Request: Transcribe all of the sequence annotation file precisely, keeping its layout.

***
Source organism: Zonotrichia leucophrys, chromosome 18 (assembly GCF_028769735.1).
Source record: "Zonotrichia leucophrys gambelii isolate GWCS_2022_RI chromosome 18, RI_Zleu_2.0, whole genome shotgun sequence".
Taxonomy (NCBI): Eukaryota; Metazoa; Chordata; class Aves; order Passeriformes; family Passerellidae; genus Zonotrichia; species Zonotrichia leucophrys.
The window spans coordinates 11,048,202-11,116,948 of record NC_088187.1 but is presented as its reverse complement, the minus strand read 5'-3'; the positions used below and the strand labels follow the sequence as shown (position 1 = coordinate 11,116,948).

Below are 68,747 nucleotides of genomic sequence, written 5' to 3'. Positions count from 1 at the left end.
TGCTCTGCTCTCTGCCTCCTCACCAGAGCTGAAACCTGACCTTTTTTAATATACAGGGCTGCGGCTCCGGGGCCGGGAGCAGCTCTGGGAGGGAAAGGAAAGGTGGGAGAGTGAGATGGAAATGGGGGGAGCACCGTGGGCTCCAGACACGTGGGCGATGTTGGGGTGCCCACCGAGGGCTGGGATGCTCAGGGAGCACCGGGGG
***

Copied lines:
Source organism: Zonotrichia leucophrys, chromosome 18 (assembly GCF_028769735.1).
Source record: "Zonotrichia leucophrys gambelii isolate GWCS_2022_RI chromosome 18, RI_Zleu_2.0, whole genome shotgun sequence".
Taxonomy (NCBI): Eukaryota; Metazoa; Chordata; class Aves; order Passeriformes; family Passerellidae; genus Zonotrichia; species Zonotrichia leucophrys.
The window spans coordinates 11,048,202-11,116,948 of record NC_088187.1 but is presented as its reverse complement, the minus strand read 5'-3'; the positions used below and the strand labels follow the sequence as shown (position 1 = coordinate 11,116,948).

Below are 68,747 nucleotides of genomic sequence, written 5' to 3'. Positions count from 1 at the left end.
TGCTCTGCTCTCTGCCTCCTCACCAGAGCTGAAACCTGACCTTTTTTAATATACAGGGCTGCGGCTCCGGGGCCGGGAGCAGCTCTGGGAGGGAAAGGAAAGGTGGGAGAGTGAGATGGAAATGGGGGGAGCACCGTGGGCTCCAGACACGTGGGCGATGTTGGGGTGCCCACCGAGGGCTGGGATGCTCAGGGAGCACCGGGGG